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Effects of soil water content and rice straw incorporation in the fallow season on CH 4 emissions during fallow and the following rice-cropping seasons
Hua Xu and Yasukazu Hosen
Plant and Soil
Vol. 335, No. 1/2 (October 2010), pp. 373-383
Published by: Springer
Stable URL: http://www.jstor.org/stable/24128992
Page Count: 11
You can always find the topics here!Topics: Soil water, Methane, Soil water content, Fallowing, Pollutant emissions, Flooded soils, Agricultural seasons, Growing seasons, Rice, Rice straw
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Methane (CH4) emissions from paddy fields are believed to contribute to the greenhouse effect. Yet, in the literature, only a few reports are available on the effects of soil moisture regime and straw application in the non-rice-growing season separately on CH4 emissions during the rice-growing season. The objective of this study was to investigate CH4 emissions during the winter fallow and the following rice-growing season as affected by soil moisture regime and rice straw application during the fallow season. The experiment was designed to have 10 treatments, that is, five soil water contents (18%, 38%, 59%, and 79% of soil water-holding capacity [SWHC] and flooding; hereafter, W18, W38, W59, W79, and W100) and two rice straw application rates (0.91 and 4.55 g kg-1 dry soil; hereafter, Sl and Sh) during the fallow season. Both W100 and W79 showed obvious CH4 emissions during the fallow season, contributing 5.3% and 5.9% (Sl) and 34.8% and 27.8% (Sh), respectively, to their gross CH4 emissions, which increased significantly with the rising soil water content in the fallow season, except for W18. Rice straw application significantly affected gross CH4 emissions, but its effect was strongly influenced by soil moisture. The CH4 emissions per unit weight of rice straw applied of W38 and W59 were 9% and 16%, respectively, as much as that of W100. The findings demonstrate that keeping the soil water content in the range of 38–59% SWHC in the fallow season is important for a reduction in CH4 emissions.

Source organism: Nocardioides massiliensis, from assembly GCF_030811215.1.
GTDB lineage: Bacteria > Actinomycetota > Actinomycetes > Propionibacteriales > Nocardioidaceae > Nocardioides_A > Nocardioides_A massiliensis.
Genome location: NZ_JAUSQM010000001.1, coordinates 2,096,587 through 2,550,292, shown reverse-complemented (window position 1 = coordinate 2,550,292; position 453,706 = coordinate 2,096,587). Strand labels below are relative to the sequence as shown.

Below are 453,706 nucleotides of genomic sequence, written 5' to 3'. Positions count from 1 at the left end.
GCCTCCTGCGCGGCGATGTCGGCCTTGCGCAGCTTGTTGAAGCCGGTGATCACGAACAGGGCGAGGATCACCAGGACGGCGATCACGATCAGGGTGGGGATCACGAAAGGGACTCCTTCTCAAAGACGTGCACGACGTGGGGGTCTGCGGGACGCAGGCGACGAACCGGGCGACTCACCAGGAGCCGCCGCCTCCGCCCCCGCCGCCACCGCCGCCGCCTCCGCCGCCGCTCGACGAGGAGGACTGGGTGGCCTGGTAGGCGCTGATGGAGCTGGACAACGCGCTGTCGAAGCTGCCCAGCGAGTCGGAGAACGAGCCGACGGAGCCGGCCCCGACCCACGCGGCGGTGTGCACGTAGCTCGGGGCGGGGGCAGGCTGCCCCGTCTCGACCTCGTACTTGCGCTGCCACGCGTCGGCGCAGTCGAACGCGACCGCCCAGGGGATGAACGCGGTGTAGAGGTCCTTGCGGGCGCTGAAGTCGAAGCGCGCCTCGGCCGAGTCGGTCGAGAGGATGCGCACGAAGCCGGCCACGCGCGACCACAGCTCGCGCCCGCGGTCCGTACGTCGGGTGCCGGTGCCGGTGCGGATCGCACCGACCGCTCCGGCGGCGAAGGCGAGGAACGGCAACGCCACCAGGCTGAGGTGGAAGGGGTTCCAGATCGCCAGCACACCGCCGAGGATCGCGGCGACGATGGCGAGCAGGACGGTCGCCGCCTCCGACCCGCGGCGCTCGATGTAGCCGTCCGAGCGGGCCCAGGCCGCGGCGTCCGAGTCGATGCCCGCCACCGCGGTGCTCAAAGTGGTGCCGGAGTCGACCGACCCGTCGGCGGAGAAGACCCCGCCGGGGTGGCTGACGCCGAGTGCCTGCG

Plant and Soil © 2010 Springer